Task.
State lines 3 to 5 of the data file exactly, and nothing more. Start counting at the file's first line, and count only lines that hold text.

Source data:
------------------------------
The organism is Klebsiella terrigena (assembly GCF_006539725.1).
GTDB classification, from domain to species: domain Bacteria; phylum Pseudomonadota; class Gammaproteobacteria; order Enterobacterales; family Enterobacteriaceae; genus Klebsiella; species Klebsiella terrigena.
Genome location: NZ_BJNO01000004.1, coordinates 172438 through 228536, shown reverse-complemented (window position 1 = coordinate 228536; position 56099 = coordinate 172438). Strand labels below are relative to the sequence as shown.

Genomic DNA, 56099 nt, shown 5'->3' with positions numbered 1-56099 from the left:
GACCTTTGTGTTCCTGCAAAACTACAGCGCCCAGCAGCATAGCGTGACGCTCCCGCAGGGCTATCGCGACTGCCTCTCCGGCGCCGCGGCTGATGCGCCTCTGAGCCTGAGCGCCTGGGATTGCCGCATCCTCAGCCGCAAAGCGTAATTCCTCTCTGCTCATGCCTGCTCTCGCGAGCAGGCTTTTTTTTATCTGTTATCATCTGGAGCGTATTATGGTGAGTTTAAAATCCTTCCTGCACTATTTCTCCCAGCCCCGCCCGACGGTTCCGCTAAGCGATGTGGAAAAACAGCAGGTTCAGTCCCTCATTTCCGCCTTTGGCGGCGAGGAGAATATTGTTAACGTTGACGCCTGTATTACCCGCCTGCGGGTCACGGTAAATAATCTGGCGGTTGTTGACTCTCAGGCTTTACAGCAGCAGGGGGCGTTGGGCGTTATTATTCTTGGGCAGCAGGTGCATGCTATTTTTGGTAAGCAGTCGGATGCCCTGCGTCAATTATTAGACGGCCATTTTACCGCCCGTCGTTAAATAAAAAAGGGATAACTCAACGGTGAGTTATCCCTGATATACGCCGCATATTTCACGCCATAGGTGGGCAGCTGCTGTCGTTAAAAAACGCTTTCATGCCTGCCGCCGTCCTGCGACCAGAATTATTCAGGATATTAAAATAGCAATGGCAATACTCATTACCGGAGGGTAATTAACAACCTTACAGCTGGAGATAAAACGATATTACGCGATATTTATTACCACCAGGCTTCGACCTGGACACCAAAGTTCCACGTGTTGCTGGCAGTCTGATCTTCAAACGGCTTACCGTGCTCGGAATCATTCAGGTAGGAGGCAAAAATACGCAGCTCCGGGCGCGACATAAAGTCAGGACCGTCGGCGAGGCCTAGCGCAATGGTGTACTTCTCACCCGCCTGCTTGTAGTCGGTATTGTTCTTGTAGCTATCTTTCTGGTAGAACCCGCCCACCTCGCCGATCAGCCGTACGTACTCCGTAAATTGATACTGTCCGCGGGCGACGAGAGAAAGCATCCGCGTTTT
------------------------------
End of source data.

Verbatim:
Genome location: NZ_BJNO01000004.1, coordinates 172438 through 228536, shown reverse-complemented (window position 1 = coordinate 228536; position 56099 = coordinate 172438). Strand labels below are relative to the sequence as shown.

Genomic DNA, 56099 nt, shown 5'->3' with positions numbered 1-56099 from the left:
GACCTTTGTGTTCCTGCAAAACTACAGCGCCCAGCAGCATAGCGTGACGCTCCCGCAGGGCTATCGCGACTGCCTCTCCGGCGCCGCGGCTGATGCGCCTCTGAGCCTGAGCGCCTGGGATTGCCGCATCCTCAGCCGCAAAGCGTAATTCCTCTCTGCTCATGCCTGCTCTCGCGAGCAGGCTTTTTTTTATCTGTTATCATCTGGAGCGTATTATGGTGAGTTTAAAATCCTTCCTGCACTATTTCTCCCAGCCCCGCCCGACGGTTCCGCTAAGCGATGTGGAAAAACAGCAGGTTCAGTCCCTCATTTCCGCCTTTGGCGGCGAGGAGAATATTGTTAACGTTGACGCCTGTATTACCCGCCTGCGGGTCACGGTAAATAATCTGGCGGTTGTTGACTCTCAGGCTTTACAGCAGCAGGGGGCGTTGGGCGTTATTATTCTTGGGCAGCAGGTGCATGCTATTTTTGGTAAGCAGTCGGATGCCCTGCGTCAATTATTAGACGGCCATTTTACCGCCCGTCGTTAAATAAAAAAGGGATAACTCAACGGTGAGTTATCCCTGATATACGCCGCATATTTCACGCCATAGGTGGGCAGCTGCTGTCGTTAAAAAACGCTTTCATGCCTGCCGCCGTCCTGCGACCAGAATTATTCAGGATATTAAAATAGCAATGGCAATACTCATTACCGGAGGGTAATTAACAACCTTACAGCTGGAGATAAAACGATATTACGCGATATTTATTACCACCAGGCTTCGACCTGGACACCAAAGTTCCACGTGTTGCTGGCAGTCTGATCTTCAAACGGCTTACCGTGCTCGGAATCATTCAGGTAGGAGGCAAAAATACGCAGCTCCGGGCGCGACATAAAGTCAGGACCGTCGGCGAGGCCTAGCGCAATGGTGTACTTCTCACCCGCCTGCTTGTAGTCGGTATTGTTCTTGTAGCTATCTTTCTGGTAGAACCCGCCCACCTCGCCGATCAGCCGTACGTACTCCGTAAATTGATACTGTCCGCGGGCGACGAGAGAAAGCATCCGCGTTTT